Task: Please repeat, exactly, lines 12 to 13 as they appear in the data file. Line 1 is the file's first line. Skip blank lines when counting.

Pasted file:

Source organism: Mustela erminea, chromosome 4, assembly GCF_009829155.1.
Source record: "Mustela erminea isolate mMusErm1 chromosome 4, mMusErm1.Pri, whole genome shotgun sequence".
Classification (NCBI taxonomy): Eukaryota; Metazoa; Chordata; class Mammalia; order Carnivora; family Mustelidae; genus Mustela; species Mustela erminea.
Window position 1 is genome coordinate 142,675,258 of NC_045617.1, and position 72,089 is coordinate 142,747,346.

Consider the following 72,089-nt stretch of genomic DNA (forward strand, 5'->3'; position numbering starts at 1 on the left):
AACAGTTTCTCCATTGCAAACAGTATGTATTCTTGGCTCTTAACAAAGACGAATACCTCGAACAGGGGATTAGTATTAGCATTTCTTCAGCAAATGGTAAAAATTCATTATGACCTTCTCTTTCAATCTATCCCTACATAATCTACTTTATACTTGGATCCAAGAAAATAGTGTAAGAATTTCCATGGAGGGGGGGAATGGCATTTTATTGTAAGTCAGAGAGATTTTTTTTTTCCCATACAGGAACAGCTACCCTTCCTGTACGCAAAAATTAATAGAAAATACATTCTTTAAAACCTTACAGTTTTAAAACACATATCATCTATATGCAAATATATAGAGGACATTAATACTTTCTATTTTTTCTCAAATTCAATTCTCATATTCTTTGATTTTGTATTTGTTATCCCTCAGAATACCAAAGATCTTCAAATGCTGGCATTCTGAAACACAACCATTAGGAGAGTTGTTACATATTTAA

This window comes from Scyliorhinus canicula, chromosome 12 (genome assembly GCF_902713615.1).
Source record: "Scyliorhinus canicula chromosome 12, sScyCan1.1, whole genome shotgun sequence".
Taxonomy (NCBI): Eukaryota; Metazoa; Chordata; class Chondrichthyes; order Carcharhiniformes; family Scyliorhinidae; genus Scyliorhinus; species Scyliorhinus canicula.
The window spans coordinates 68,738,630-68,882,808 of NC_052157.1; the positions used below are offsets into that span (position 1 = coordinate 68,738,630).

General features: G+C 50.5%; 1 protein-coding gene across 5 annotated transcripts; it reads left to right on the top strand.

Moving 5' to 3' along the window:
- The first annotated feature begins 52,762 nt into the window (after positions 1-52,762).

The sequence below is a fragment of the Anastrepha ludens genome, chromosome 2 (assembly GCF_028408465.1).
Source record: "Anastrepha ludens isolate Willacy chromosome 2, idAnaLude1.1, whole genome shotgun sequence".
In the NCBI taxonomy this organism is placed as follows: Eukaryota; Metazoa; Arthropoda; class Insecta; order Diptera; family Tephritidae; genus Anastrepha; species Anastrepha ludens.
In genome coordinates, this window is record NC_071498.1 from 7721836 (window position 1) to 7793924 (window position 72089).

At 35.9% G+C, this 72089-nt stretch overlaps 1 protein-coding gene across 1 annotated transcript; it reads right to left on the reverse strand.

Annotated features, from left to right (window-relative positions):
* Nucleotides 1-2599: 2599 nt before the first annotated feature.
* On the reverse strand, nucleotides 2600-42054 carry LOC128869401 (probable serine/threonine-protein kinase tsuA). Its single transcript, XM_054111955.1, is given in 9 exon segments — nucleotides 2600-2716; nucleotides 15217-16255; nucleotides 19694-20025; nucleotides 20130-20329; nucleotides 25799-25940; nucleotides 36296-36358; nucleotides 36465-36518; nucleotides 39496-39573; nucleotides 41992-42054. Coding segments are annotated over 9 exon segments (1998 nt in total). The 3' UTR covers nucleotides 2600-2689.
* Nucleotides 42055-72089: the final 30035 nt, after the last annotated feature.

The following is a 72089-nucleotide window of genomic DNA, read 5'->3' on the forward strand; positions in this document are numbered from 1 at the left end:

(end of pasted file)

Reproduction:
Moving 5' to 3' along the window:
- The first annotated feature begins 52,762 nt into the window (after positions 1-52,762).